All Kerry and Eric Beiter want to do is use the milk from their alpine goats to make organic, handcrafted soap.
Kerry Beiter sells the soap at farmers’ markets and has a growing Internet business.
But the Town of Wales is requiring a special-use permit for the goats, and now the rural town in southeast Erie County – population 3,000 – finds itself accused of violating farmers’ rights.
The small family operation on East Creek Road is caught up in a tussle between a local zoning provision that restricts them and state agricultural law they contend allows the operation.
“We’ve stuck it out for 22 months,” Kerry Beiter said. “Most startups would have just scrammed and found land somewhere else in a different town.”
The town is just as exasperated.
“We’re in a very frustrating position,” counters Supervisor Rickey Venditti. “We’re trying to work with this person, to make things easier.”
The town requires the special-use permit, but New York State says that is unreasonably restrictive for a farm in an approved agricultural district like the Beiters’. It said Wales “must not” limit the operation in that way.
Town Attorney Ronald P. Bennett replied to the state but declined to provide a copy of the letter to The Buffalo News.
“They’ve threatened litigation,” he said. “The town contends that what it has done is right.”
The story of Beiter and Sons – they have two young boys – started when the couple got three goats several years ago. Eric Beiter is a science teacher in West Seneca Central Schools, and Kerry Beiter was an agriculture inspector at the U.S.-Canadian border before their first child was born in 2004.
The town code enforcement officer noticed the goats in 2009 and told the Beiters they needed a large-animal permit from the town. They received the permit allowing no more than six goats and requiring the barn be cleaned out every couple of weeks. The next year they received a two-year renewal.
Most of Wales, including East Creek Road, is part of Erie County Agricultural District No. 12, which protects farming operations. The county’s 14 agricultural districts cover 37 percent of the land in the county, and under the state’s Agriculture and Markets Law, local municipalities are restricted in some of their authority over these lands. They cannot “unreasonably restrict or regulate farm operations” in the districts unless “the public health or safety is threatened,” according to the law.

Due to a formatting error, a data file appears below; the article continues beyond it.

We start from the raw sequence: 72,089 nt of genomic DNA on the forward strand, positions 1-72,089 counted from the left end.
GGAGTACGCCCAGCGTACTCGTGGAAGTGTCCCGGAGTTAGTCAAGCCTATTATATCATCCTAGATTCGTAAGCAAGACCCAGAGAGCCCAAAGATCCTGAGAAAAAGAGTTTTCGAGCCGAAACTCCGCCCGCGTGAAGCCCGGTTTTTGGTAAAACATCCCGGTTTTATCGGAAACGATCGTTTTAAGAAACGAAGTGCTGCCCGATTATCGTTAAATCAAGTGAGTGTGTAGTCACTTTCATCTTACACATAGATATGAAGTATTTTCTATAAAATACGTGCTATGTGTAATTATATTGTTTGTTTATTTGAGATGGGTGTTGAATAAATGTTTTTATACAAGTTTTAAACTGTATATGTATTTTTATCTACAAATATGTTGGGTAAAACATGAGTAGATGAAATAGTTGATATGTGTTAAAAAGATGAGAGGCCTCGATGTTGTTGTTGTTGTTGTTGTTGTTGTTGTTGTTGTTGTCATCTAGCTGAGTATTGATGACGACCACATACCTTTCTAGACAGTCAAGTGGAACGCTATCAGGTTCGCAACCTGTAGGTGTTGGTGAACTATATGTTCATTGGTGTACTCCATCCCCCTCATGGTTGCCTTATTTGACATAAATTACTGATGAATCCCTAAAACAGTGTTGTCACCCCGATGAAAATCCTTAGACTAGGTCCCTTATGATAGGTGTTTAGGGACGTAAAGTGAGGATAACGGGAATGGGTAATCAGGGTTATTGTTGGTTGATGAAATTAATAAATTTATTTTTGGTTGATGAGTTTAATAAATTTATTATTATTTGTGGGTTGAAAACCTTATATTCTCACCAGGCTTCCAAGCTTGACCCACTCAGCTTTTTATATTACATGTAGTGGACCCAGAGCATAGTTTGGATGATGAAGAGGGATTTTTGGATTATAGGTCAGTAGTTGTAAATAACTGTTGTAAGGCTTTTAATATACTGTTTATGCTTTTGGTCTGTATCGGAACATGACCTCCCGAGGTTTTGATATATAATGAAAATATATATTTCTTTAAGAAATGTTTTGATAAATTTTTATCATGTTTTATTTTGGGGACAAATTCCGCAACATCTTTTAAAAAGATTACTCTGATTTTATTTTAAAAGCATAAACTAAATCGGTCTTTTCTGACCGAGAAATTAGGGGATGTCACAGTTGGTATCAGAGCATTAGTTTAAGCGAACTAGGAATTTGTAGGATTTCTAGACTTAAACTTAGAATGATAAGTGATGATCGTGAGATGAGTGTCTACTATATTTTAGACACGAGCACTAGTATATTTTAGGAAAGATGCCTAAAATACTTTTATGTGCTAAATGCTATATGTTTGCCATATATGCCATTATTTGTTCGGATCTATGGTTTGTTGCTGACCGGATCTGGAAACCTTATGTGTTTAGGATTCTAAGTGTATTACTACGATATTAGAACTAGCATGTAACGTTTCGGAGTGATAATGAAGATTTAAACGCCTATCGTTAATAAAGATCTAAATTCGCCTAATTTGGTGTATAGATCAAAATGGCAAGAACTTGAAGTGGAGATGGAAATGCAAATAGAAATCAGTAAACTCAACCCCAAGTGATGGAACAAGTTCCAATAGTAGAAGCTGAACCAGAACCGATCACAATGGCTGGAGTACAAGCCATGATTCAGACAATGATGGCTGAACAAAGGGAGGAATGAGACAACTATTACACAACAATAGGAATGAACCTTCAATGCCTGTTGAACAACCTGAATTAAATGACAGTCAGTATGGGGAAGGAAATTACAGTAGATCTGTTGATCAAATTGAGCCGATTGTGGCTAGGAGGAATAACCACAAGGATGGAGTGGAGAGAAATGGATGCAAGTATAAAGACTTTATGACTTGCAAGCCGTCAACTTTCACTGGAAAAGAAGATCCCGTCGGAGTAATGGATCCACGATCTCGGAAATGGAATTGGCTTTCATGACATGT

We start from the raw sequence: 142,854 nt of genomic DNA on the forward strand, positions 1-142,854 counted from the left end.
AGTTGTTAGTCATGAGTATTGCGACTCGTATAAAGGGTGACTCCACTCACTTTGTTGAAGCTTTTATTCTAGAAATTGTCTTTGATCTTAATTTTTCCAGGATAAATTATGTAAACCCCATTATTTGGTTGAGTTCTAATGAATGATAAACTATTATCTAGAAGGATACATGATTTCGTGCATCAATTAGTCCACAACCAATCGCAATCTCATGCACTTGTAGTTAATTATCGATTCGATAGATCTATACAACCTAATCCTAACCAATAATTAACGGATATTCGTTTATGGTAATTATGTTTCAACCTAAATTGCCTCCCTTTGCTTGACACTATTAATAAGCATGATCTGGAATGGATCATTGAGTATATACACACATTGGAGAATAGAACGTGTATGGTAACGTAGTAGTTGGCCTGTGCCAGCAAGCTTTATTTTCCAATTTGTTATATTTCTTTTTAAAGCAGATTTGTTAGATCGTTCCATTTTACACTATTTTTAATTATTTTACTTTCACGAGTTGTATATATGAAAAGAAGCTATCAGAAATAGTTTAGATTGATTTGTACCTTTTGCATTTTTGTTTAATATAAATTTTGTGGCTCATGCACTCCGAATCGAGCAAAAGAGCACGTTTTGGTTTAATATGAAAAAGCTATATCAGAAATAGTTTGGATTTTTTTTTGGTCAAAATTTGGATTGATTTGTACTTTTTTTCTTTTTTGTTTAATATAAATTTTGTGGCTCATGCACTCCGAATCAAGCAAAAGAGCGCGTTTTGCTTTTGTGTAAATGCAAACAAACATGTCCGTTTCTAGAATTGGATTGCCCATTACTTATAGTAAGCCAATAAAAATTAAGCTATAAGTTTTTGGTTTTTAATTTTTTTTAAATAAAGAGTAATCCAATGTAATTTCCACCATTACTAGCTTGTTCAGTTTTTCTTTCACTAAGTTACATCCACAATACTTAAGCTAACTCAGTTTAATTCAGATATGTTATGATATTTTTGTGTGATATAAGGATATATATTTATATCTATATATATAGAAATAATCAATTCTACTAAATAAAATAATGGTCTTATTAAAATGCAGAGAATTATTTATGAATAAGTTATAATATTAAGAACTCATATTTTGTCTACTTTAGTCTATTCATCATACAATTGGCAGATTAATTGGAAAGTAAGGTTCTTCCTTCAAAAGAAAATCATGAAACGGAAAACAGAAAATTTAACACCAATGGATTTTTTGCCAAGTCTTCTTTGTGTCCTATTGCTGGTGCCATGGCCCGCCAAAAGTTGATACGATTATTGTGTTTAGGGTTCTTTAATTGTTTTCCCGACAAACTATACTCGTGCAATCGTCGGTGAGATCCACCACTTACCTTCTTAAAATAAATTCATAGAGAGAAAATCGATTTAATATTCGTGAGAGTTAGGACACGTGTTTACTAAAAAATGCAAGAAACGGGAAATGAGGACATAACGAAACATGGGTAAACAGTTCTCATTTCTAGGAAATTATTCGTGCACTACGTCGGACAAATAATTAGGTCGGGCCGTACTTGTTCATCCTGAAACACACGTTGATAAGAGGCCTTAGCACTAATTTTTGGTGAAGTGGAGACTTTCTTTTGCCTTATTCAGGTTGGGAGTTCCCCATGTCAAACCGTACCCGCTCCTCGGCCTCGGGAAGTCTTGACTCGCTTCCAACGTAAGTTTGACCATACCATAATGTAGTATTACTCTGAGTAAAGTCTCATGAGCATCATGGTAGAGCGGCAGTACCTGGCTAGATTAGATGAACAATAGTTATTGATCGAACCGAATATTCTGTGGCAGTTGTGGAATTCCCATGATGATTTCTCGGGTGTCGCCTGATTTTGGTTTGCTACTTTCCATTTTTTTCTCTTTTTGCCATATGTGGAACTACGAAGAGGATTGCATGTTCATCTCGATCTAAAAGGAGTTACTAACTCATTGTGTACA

The Beiters took to the goats, and Kerry made cheese and soap for the family. They bought and leased additional land, acquired more goats and started their soap-making business, Alpine Made. Today, they have 14 goats on their certified organic farm, have passed state inspections and have approved grazing and nutrient management plans.
Their permit limited them to six goats, and last year, they started asking the town about approving more goats.
Then this year, the town changed the code, making the permit permanent instead of renewable, and changing the definition of what constitutes a farm. The new permit can be revoked if conditions change.
But the Beiters don’t want to invest additional money in their farm if the permit could be revoked in the future, and they don’t want to be limited to six goats.
“We can’t really have a business if we’re at the whim of the town,” Eric Beiter said.
Diane Held, senior New York field manager for American Farmland Trust, said local town legislation is not uncommon.
“The whole point of that law is to make agriculture viable and keep options open,” she said. “As long as they’re not doing anything that is jeopardizing public health and safety, they are allowed to farm in an ag district.”
The state Department of Agriculture and Markets, which oversees state certified agricultural districts, has told the town several times it has gone too far.
“The department has consistently informed the town that to require Beiter and Sons Farm to operate pursuant to a special use permit is unreasonably restrictive,” Robert Somers, manager of the Agricultural Protection Unit, said in a Sept. 17 letter to the town. He added the state “may take appropriate action” to enforce the law.
Joe Morrissey, spokesman for the state Agriculture and Markets Department, said discussions are ongoing between the department, the town of Wales and the landowner.
“At this point it would be inappropriate to comment on the situation while this matter is under review,” he said.
The town maintains a different section of state law gives it the authority to regulate uses within its borders.
“The town has a responsibility to protect the health, safety and welfare of not only the surrounding residents,” the supervisor said, “but also the farmers themselves, plus the animals.”